The impact on environmental policy of the UK voting to leave the EU “should not be underestimated”, according to a cross-party Parliamentary report.
The authors say that “unavoidable uncertainty and disruption” would be created in the short term by a ’no’ vote on 23 June, hitting investor confidence.
The All Party Parliamentary Environment Group (APPG) report Brexit – the implications for UK environment policy and regulations, which was published in March, argues that the longer-term effects would be even more significant, with a loss of influence over EU policy while European law would continue to dictate UK legislation.
It is also argued that UK environment policy would be unlikely to grow outside the union.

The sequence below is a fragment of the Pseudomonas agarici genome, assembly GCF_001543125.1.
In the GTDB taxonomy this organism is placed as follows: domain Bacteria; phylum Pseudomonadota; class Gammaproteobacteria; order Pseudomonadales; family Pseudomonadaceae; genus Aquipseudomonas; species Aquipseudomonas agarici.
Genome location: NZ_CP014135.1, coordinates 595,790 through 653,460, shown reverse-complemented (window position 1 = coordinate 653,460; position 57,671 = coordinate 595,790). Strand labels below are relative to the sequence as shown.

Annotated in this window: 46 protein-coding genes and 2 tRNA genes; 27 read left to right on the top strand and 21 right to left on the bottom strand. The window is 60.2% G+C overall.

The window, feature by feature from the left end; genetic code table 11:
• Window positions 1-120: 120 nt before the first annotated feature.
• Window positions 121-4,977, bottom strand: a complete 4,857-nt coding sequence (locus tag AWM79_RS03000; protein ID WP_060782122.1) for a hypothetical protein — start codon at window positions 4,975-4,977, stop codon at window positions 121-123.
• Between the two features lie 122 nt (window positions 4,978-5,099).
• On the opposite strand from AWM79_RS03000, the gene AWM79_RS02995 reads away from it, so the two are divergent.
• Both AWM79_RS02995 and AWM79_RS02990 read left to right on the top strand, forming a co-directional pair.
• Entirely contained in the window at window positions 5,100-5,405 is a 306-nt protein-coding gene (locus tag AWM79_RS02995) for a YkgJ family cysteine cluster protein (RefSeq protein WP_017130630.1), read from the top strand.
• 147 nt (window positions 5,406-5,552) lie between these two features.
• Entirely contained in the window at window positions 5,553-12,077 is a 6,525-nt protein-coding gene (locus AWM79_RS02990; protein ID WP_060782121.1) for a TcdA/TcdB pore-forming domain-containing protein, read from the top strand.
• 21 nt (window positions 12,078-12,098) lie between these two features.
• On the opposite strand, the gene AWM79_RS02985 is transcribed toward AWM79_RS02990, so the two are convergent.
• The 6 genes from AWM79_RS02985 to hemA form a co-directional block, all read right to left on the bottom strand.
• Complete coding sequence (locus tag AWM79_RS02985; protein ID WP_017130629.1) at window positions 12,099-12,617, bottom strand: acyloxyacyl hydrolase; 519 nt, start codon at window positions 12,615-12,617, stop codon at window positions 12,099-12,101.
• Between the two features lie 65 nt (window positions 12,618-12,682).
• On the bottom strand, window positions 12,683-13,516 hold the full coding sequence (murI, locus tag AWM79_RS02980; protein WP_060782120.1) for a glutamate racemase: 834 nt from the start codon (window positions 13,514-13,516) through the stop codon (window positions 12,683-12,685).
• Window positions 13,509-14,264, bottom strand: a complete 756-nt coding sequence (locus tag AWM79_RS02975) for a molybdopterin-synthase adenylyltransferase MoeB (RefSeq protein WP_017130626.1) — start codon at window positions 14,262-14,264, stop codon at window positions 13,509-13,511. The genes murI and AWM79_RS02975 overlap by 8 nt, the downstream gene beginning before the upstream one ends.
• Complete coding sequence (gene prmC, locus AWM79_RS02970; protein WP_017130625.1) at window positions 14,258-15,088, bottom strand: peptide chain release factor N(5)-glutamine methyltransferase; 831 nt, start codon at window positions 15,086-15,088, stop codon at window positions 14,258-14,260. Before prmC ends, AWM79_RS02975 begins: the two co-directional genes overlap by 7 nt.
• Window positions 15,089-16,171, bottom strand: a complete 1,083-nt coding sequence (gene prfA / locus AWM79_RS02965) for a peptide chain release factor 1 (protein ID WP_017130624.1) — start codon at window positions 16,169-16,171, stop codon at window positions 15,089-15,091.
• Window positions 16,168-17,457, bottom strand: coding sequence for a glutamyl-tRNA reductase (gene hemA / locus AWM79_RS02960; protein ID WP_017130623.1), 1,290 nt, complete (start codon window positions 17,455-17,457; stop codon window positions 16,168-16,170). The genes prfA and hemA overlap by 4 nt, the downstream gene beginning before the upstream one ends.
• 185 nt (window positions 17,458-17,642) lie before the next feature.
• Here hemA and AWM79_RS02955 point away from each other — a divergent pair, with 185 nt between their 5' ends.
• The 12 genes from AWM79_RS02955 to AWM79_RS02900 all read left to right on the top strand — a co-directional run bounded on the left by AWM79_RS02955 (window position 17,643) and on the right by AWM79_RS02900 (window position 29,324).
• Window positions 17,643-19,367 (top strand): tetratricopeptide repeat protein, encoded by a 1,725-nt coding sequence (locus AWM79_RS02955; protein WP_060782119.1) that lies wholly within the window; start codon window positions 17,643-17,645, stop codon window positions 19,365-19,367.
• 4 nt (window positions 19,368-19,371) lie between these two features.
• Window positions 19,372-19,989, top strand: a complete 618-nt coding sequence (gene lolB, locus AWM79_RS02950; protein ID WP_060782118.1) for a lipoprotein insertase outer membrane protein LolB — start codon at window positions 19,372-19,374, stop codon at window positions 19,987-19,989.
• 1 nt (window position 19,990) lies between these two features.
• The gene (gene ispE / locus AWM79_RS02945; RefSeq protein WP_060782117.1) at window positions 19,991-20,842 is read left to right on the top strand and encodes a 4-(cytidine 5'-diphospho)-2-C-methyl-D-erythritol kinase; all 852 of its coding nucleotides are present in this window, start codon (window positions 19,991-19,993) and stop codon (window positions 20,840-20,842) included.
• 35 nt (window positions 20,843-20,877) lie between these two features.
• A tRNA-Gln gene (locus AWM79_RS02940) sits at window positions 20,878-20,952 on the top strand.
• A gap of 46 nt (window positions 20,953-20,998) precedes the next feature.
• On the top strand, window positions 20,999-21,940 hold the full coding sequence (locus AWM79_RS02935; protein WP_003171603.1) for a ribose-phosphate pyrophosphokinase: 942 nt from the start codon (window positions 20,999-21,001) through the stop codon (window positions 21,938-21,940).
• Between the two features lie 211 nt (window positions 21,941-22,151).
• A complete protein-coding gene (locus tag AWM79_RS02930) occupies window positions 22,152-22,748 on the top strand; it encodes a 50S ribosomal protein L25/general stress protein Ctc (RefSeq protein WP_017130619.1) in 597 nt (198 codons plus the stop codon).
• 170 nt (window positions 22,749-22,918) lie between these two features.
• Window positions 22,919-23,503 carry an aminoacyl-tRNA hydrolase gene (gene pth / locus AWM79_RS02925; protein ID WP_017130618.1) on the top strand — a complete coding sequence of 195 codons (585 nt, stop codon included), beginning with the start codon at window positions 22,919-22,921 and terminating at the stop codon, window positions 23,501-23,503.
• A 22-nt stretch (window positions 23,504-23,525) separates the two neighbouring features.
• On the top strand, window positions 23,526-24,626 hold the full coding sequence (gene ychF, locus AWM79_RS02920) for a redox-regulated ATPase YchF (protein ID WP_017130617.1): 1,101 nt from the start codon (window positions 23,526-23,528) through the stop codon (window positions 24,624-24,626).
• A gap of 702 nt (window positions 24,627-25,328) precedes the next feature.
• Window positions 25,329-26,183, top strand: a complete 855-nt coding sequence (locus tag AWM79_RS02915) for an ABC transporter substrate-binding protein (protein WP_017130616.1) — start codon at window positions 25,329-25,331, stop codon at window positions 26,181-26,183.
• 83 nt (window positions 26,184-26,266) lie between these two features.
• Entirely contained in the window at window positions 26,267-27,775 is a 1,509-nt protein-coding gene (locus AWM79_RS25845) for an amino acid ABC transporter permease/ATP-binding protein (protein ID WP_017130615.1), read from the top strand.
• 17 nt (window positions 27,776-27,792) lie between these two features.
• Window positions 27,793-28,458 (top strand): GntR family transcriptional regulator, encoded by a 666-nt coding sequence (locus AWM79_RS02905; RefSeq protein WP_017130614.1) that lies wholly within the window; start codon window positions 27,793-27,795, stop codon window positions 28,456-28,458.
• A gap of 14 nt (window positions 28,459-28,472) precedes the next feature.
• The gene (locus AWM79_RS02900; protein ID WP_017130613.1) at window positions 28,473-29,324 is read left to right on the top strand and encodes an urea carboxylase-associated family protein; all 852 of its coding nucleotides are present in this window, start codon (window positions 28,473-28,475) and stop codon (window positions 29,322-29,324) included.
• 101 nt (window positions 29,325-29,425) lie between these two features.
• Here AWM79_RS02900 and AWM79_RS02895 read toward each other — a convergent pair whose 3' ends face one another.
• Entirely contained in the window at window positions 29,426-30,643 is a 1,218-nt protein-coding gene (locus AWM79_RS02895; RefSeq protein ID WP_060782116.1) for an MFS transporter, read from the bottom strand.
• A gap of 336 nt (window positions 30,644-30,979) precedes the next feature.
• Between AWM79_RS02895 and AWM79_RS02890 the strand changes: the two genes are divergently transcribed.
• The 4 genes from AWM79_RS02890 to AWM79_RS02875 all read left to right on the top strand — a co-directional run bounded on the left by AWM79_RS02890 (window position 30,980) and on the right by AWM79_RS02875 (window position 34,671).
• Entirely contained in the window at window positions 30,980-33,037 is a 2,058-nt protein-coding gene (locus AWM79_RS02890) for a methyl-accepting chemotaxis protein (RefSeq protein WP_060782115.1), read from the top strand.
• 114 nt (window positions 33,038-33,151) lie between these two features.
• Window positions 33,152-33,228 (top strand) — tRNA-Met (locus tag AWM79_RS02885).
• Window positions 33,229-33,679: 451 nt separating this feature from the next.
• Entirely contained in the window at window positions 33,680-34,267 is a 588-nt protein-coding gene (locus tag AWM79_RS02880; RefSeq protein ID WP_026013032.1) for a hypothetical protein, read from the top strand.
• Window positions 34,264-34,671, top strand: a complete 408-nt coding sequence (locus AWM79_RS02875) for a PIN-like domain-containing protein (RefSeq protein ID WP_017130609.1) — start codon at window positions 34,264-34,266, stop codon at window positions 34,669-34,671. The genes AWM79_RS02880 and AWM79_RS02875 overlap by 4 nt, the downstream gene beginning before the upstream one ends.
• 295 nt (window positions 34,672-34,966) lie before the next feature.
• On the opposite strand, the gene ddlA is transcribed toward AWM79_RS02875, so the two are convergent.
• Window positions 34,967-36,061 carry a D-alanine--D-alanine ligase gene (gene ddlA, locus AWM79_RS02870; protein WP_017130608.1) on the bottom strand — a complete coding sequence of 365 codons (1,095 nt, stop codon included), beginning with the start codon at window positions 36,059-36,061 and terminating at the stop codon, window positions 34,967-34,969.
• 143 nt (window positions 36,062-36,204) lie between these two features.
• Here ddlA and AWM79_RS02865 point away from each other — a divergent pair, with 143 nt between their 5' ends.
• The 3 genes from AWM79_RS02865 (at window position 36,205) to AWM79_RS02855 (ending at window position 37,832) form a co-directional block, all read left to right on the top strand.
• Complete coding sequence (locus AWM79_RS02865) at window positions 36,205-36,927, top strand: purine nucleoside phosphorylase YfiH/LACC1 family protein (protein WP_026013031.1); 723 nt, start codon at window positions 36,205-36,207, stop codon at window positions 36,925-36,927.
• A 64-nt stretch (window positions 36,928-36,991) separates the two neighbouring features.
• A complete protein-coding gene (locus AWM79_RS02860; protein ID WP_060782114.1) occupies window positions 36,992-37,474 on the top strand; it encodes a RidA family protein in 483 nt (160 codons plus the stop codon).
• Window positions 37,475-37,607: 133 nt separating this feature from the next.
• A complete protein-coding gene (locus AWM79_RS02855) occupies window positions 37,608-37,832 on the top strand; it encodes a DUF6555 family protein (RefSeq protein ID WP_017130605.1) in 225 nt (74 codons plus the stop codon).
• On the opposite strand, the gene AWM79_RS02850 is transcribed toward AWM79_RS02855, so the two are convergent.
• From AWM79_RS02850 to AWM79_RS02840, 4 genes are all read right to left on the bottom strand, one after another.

“It is difficult to identify obvious drivers for greater environmental ambition in the UK once it is outside the EU, not least as member states already have [the right under treaty] to introduce more demanding legislation.
“A lesson from EU experience is that governments are more willing and able to address challenging environmental issues working together rather than independently, not least because it removes fear of being undercut by competing industries in other countries.”
It adds that future governments might be more inclined to relax environmental standards to aid competitiveness if the UK opted out.
The Resource Association and the Environmental Services Association both said EU membership had been beneficial, while waste management firm Grundon suggested it had held back UK policy.
- London mayor Boris Johnson was criticised in March for wrongly claiming that councils had banned the recycling of tea bags because of EU legislation